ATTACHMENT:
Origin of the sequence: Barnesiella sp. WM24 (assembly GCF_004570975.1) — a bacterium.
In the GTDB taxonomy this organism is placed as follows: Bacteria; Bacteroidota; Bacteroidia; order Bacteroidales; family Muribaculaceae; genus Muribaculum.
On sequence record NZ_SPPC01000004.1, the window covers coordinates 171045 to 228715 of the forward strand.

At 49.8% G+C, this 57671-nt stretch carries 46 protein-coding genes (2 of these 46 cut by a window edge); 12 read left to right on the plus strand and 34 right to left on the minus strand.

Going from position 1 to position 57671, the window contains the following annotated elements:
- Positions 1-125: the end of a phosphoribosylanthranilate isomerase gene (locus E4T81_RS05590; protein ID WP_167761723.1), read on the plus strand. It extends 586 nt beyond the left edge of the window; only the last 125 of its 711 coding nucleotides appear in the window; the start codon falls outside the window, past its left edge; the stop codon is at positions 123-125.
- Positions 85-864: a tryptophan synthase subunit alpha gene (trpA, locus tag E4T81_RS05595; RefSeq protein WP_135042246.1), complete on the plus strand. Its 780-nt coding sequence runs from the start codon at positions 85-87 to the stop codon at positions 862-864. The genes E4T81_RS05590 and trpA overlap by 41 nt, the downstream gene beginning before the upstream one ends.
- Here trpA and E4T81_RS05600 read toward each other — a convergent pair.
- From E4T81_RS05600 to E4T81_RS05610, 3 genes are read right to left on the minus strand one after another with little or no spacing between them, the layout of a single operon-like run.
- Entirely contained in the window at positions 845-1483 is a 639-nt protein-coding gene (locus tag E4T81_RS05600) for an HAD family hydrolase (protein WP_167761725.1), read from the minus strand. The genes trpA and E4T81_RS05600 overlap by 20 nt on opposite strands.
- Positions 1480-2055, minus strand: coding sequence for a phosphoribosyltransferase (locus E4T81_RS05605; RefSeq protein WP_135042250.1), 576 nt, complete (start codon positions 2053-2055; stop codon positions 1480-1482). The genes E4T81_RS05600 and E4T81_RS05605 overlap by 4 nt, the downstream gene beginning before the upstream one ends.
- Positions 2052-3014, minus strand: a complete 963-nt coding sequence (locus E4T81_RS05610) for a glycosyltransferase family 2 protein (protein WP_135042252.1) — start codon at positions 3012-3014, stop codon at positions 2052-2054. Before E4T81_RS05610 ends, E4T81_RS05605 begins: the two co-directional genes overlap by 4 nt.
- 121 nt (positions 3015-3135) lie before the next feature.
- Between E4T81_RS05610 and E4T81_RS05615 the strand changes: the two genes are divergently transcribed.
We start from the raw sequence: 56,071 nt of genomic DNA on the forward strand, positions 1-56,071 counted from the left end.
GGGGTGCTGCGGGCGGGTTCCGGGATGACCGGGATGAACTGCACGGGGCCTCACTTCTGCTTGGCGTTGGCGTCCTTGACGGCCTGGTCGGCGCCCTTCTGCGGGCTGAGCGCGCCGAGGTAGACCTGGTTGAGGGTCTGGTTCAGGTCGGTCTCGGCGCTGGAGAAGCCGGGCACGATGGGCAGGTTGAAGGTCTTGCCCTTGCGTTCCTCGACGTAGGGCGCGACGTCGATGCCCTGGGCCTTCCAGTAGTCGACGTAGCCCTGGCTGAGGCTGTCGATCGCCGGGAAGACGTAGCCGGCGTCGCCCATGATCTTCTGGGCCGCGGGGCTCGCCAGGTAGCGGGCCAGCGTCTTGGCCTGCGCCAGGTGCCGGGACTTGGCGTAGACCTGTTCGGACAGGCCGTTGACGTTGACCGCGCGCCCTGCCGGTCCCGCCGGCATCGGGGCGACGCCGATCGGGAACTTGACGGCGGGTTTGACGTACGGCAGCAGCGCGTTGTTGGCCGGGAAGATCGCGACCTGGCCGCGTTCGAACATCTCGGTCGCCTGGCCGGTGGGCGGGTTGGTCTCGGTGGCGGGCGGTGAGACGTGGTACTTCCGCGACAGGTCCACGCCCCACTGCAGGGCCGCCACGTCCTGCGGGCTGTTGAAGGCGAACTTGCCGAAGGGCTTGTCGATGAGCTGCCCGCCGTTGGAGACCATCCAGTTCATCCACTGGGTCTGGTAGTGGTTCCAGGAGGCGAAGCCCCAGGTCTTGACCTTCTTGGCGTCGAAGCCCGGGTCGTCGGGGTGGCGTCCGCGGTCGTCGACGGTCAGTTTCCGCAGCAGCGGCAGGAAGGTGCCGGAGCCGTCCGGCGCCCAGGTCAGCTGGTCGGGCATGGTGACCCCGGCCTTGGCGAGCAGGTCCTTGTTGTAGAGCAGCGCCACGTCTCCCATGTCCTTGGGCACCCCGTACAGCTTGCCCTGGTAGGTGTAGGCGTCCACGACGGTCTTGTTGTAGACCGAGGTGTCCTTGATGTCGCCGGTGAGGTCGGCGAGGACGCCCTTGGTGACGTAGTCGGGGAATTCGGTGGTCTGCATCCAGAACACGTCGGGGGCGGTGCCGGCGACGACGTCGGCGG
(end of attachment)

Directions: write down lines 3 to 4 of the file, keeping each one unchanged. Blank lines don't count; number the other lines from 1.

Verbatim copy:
On sequence record NZ_SPPC01000004.1, the window covers coordinates 171045 to 228715 of the forward strand.

At 49.8% G+C, this 57671-nt stretch carries 46 protein-coding genes (2 of these 46 cut by a window edge); 12 read left to right on the plus strand and 34 right to left on the minus strand.